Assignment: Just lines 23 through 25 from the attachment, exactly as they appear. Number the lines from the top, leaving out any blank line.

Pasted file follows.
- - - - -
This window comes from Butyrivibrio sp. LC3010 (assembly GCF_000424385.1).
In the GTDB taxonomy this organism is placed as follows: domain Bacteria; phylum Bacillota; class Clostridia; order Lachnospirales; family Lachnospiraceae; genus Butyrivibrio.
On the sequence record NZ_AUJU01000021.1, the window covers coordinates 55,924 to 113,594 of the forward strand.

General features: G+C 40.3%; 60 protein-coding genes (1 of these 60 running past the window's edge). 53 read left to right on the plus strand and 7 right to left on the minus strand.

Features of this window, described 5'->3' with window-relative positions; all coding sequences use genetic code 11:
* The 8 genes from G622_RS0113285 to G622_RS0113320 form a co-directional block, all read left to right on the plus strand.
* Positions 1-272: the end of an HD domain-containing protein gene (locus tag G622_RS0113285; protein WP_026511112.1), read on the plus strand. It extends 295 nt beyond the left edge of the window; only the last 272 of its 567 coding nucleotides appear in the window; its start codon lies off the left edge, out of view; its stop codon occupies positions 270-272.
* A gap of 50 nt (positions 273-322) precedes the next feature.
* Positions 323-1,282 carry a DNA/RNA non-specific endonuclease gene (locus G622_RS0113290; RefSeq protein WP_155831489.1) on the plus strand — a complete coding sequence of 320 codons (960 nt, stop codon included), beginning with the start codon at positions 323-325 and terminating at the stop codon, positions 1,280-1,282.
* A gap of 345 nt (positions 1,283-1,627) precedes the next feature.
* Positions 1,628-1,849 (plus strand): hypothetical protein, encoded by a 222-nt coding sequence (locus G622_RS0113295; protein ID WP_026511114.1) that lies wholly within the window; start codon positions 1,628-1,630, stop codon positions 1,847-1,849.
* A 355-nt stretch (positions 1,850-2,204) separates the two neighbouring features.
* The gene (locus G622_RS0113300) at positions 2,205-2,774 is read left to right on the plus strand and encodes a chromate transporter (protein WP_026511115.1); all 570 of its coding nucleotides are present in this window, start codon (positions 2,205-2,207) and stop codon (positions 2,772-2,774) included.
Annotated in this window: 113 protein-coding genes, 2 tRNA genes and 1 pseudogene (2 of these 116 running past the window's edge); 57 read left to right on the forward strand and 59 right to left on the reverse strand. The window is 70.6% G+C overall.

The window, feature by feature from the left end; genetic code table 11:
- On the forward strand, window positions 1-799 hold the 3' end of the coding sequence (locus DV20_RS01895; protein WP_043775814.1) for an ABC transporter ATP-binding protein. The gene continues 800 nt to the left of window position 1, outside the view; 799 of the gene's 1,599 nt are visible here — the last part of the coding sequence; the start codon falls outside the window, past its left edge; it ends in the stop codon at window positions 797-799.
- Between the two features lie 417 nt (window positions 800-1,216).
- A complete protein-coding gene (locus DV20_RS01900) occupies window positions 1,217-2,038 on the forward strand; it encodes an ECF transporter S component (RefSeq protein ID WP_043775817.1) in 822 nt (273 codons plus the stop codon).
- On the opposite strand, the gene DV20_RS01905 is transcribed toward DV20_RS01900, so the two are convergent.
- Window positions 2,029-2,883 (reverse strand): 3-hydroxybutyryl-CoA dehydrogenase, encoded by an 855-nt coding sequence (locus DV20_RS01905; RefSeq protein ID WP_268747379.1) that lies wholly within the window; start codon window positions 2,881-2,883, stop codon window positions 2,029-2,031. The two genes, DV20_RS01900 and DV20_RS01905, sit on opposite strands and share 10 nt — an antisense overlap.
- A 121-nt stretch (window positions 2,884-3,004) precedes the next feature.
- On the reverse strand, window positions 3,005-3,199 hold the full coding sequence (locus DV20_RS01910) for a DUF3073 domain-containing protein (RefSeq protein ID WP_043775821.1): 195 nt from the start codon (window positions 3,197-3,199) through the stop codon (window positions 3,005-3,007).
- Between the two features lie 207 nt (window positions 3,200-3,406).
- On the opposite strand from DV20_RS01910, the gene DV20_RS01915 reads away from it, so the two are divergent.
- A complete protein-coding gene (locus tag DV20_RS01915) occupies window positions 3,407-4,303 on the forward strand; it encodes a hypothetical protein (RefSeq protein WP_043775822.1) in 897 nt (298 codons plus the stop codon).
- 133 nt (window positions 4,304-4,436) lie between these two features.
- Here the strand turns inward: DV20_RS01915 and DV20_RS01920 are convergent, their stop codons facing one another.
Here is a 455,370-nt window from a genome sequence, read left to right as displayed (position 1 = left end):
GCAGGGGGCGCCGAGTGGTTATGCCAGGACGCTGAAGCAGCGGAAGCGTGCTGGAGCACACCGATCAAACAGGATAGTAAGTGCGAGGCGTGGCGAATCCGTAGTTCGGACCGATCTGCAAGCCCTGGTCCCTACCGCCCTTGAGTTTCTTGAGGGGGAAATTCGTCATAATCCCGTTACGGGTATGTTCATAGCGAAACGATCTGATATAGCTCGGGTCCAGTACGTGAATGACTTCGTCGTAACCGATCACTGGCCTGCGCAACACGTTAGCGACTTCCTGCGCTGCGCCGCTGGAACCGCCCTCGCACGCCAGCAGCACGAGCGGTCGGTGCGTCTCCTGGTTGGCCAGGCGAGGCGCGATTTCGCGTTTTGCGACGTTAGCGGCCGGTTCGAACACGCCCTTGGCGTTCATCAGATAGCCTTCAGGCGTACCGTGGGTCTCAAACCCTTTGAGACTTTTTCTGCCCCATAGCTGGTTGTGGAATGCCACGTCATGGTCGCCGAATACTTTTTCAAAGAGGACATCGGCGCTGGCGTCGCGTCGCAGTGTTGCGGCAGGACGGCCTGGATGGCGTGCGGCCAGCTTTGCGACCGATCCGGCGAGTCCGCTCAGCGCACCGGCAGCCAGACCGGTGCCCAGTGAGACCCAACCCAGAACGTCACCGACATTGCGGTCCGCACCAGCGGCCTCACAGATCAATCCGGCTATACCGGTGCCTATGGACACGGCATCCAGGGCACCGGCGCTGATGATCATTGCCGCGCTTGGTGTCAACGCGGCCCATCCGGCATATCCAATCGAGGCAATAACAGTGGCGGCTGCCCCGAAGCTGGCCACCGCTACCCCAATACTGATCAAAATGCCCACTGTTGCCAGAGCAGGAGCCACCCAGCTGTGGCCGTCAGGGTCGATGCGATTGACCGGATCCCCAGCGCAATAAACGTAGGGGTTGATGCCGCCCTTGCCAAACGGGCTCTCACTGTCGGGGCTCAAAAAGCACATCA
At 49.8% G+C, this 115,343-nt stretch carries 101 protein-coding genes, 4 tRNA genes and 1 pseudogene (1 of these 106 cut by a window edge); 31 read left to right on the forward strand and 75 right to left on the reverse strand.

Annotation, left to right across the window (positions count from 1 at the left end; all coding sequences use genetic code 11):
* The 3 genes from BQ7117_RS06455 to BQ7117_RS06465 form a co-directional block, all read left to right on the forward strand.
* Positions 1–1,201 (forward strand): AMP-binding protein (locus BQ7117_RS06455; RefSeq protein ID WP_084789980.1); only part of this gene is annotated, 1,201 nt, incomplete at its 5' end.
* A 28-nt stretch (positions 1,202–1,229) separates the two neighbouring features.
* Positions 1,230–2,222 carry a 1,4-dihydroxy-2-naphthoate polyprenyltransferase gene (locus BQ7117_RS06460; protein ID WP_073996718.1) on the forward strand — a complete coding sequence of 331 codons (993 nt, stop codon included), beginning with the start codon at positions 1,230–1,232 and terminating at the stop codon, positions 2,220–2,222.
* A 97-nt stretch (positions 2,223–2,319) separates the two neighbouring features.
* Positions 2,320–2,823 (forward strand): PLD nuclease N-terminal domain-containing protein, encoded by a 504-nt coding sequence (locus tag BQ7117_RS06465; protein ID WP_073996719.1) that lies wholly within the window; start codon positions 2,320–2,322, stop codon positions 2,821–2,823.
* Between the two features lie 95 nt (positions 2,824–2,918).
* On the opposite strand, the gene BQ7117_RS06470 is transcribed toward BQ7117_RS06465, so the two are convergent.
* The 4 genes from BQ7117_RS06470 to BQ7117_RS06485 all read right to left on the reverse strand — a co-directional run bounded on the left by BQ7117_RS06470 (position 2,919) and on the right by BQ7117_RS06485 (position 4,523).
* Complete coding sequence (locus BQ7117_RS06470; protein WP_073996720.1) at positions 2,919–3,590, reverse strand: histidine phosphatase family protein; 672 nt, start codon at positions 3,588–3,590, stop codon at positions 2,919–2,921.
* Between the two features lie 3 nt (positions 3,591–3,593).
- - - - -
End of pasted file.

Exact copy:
- Between the two features lie 207 nt (window positions 3,200-3,406).
- On the opposite strand from DV20_RS01910, the gene DV20_RS01915 reads away from it, so the two are divergent.
- A complete protein-coding gene (locus tag DV20_RS01915) occupies window positions 3,407-4,303 on the forward strand; it encodes a hypothetical protein (RefSeq protein WP_043775822.1) in 897 nt (298 codons plus the stop codon).